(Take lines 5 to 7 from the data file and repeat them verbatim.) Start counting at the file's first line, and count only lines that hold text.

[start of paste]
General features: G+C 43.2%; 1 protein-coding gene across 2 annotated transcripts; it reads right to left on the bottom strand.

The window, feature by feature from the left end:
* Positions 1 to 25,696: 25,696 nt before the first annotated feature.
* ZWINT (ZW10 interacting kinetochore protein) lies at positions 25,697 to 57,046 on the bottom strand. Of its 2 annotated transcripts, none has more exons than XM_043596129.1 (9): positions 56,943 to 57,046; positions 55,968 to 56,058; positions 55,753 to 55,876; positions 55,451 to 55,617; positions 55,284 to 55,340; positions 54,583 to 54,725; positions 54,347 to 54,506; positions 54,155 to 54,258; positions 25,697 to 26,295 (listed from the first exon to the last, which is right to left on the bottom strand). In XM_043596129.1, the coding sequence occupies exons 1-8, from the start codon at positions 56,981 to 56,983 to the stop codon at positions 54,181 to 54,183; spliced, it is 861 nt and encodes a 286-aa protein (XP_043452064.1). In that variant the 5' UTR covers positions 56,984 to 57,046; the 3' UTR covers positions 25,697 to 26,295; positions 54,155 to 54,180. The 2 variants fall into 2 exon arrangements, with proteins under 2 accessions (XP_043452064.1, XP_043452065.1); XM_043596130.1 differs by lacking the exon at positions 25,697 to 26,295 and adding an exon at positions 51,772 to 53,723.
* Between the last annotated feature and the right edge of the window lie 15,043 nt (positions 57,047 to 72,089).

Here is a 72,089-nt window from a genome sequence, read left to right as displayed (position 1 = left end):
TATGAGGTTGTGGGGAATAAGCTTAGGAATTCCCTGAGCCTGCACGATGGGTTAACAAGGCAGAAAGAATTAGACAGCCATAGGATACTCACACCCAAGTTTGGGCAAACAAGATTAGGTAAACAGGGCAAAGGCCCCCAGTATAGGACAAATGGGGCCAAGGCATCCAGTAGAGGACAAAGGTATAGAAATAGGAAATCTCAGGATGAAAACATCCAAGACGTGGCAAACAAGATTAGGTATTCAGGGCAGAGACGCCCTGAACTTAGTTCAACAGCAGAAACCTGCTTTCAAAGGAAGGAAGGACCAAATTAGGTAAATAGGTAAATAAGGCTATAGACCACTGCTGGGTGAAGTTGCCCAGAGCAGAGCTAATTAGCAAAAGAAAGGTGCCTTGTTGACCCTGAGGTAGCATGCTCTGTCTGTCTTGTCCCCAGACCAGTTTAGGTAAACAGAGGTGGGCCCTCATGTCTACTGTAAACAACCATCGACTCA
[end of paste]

* Between the last annotated feature and the right edge of the window lie 15,043 nt (positions 57,047 to 72,089).

Here is a 72,089-nt window from a genome sequence, read left to right as displayed (position 1 = left end):
TATGAGGTTGTGGGGAATAAGCTTAGGAATTCCCTGAGCCTGCACGATGGGTTAACAAGGCAGAAAGAATTAGACAGCCATAGGATACTCACACCCAAGTTTGGGCAAACAAGATTAGGTAAACAGGGCAAAGGCCCCCAGTATAGGACAAATGGGGCCAAGGCATCCAGTAGAGGACAAAGGTATAGAAATAGGAAATCTCAGGATGAAAACATCCAAGACGTGGCAAACAAGATTAGGTATTCAGGGCAGAGACGCCCTGAACTTAGTTCAACAGCAGAAACCTGCTTTCAAAGGAAGGAAGGACCAAATTAGGTAAATAGGTAAATAAGGCTATAGACCACTGCTGGGTGAAGTTGCCCAGAGCAGAGCTAATTAGCAAAAGAAAGGTGCCTTGTTGACCCTGAGGTAGCATGCTCTGTCTGTCTTGTCCCCAGACCAGTTTAGGTAAACAGAGGTGGGCCCTCATGTCTACTGTAAACAACCATCGACTCA